'We have too little information'
In a short period of time, the RUG board has been criticised repeatedly for the way they have dealt with students and staff in the Yantai plans.
Last weekend, university council chairwoman Hilly Mast was interviewed by Dagblad van het Noorden. ‘He doesn’t engage in enough dialogue’, she said, referring to RUG president Sibrand Poppema.
Simultaneously, former university council members Jan Blaauw and Jan Visser made themselves heard in UK. They said they felt ‘cheated’ by the way the Board had ‘forced’ the council to accept the Yantai plans.
Casper Albers, a new member of the university council who is also connected to ReThink RUG, thinks the Board offers too little information about ‘Yantai’. Chairman Kees van Vaan of the FEB council agrees: ‘We still haven’t seen a strong, strategic analysis.’
His faculty will have to decide if they want to offer programmes in Yantai soon, before 19 October. On that date the Board will make their go/no-go decision.
The advisory committee of the FEB board is expected to release a report with their own findings soon. According to committee member Beppo van Leeuwen, the plans have still not been made perfectly clear and there is ‘dissatisfaction with how quickly everything is going’.
University council member Rieza Aprianto also thinks much remains unclear. ‘Many details seem to be even made up on the spot.’
Albers also worries about the academic freedom in Yantai. ‘Guarantees have been given for the Dutch employees in China, but 90 per cent of the students will be Chinese.’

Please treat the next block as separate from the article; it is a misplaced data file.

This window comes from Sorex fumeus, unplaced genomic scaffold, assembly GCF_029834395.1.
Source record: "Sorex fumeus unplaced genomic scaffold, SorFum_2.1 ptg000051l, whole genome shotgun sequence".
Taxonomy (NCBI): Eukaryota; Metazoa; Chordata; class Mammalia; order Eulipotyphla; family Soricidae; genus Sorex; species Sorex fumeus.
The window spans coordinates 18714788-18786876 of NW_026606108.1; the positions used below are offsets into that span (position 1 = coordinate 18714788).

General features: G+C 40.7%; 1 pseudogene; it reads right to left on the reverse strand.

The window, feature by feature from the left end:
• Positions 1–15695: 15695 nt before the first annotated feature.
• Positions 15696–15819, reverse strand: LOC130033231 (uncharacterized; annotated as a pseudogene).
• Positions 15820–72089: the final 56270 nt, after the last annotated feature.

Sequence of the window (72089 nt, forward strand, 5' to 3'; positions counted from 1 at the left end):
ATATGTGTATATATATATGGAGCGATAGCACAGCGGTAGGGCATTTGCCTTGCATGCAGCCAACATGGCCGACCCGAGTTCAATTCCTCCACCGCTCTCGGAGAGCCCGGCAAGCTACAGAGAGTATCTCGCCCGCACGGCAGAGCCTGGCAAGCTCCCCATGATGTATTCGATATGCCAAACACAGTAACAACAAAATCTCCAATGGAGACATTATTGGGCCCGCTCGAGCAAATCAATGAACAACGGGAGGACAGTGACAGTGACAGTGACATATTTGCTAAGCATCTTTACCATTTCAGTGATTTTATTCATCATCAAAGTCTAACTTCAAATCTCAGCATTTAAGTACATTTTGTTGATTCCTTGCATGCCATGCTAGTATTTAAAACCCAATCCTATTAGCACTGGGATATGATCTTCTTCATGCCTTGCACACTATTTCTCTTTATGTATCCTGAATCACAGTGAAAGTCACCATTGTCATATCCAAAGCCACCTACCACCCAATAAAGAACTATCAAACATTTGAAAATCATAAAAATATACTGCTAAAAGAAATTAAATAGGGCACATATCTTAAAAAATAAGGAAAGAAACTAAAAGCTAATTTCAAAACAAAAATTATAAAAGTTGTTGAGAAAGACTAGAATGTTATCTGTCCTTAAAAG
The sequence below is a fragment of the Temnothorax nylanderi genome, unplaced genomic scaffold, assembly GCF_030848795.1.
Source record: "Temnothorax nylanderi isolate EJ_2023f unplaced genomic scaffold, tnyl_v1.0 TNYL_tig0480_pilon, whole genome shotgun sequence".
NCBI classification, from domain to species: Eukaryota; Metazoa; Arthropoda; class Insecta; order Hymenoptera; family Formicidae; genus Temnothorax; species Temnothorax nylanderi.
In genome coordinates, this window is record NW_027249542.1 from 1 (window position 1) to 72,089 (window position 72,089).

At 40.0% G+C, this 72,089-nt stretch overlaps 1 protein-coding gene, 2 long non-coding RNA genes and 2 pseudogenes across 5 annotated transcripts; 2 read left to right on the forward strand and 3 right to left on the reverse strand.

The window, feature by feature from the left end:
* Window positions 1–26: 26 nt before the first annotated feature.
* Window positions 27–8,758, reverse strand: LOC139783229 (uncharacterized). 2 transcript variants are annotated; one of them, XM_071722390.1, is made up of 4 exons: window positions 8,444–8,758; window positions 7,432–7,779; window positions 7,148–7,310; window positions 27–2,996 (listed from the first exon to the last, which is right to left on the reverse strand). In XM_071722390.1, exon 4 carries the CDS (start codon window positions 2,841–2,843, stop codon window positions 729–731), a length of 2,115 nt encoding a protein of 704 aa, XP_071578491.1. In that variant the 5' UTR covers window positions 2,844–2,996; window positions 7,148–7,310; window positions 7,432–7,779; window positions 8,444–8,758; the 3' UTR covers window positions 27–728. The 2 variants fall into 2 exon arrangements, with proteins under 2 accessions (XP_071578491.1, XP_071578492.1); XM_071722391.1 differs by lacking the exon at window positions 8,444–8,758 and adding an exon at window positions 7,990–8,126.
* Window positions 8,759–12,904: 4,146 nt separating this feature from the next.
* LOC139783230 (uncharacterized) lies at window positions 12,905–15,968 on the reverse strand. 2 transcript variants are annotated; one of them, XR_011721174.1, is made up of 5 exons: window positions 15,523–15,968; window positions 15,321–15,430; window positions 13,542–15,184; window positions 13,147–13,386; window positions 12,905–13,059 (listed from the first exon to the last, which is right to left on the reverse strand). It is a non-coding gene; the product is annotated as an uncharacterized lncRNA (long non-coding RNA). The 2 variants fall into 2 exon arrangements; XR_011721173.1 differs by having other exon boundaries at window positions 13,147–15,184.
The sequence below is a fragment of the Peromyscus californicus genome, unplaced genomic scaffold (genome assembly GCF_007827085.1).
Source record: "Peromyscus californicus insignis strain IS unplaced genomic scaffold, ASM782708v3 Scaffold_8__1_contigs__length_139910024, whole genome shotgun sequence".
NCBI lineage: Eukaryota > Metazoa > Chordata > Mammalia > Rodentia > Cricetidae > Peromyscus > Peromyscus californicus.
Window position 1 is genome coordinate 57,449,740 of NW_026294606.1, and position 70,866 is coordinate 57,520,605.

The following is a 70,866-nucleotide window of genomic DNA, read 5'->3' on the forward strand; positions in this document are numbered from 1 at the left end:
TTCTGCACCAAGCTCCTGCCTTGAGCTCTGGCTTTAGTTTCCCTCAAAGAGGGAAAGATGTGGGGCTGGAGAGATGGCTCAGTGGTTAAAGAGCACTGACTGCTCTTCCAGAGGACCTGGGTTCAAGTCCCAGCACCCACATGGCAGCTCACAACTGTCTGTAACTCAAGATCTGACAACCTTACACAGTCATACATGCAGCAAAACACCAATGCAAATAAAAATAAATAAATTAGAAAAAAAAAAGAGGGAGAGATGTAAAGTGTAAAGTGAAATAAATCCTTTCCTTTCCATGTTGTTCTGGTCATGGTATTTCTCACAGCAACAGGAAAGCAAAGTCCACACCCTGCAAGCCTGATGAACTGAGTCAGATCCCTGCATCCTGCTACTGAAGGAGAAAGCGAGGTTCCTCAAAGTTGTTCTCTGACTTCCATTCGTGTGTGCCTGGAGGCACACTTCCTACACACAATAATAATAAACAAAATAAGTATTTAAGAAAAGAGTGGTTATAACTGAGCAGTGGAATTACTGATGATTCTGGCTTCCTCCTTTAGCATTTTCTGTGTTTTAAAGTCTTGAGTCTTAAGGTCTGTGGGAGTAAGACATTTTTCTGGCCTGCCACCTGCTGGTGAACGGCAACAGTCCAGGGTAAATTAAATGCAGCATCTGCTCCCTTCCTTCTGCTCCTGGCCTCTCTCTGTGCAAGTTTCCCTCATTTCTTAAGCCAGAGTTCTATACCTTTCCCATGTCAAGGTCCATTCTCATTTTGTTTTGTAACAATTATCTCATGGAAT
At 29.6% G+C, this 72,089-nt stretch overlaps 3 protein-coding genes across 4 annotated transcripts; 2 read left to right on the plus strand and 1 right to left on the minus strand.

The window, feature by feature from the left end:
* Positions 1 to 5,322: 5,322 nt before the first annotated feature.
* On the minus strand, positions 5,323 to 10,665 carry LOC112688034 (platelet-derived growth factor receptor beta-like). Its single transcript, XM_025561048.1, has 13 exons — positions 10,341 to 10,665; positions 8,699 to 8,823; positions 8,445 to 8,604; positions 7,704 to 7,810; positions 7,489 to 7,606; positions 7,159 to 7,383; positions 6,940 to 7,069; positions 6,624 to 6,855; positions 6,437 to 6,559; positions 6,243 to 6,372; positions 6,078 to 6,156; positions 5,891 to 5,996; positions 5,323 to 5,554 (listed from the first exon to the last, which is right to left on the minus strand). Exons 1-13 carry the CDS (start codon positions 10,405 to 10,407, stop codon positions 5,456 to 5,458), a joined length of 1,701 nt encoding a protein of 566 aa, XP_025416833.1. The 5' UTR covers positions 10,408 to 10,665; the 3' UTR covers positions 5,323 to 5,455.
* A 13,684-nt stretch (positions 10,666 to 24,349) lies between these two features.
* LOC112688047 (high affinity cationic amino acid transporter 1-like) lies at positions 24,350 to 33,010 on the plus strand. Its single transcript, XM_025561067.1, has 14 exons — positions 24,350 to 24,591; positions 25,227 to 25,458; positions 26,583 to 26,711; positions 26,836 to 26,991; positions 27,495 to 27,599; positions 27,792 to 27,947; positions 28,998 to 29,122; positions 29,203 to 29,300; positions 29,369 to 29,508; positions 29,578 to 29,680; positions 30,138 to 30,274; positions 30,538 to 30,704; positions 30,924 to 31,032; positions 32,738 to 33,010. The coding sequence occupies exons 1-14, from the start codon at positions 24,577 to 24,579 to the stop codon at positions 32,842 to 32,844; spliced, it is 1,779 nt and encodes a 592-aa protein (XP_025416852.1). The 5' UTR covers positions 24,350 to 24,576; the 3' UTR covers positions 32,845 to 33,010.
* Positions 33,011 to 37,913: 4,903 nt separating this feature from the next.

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Last weekend, a long interview with Mast was published in Dagblad van het Noorden which largely consisted of criticising how the board of directors have dealt with the students and staff in the Yantai plans. ‘He doesn’t engage in enough dialogue. He says: ‘I will explain it once more.’ That is typical of the position of the current board’, she says.
Simultaneously, two other staff members also made themselves heard. Jan Visser and Jan Blaauw, both former members of the university council, said they felt cheated by the board. ‘The board of the university is angling for the result they want. How they achieve that result is only of secondary importance. I think we can say that much.’
Not talking about coffee
It is the first time that such open criticism has been aired about the plans for the new campus in China, or, more specifically, the manner in which the plans are being worked out.
‘We have too little information, despite the fact that we have to make an important decision. We aren’t talking about what brand of coffee we want in the coffee machines’, says instructor Casper Albers, a member of ReThink RUG and, as of this month, a member of the university council. ‘On the intranet, there is some general information, but at some point, you have to be given more detailed insight about the financial consequences and the actual time frame. And we don’t have that.’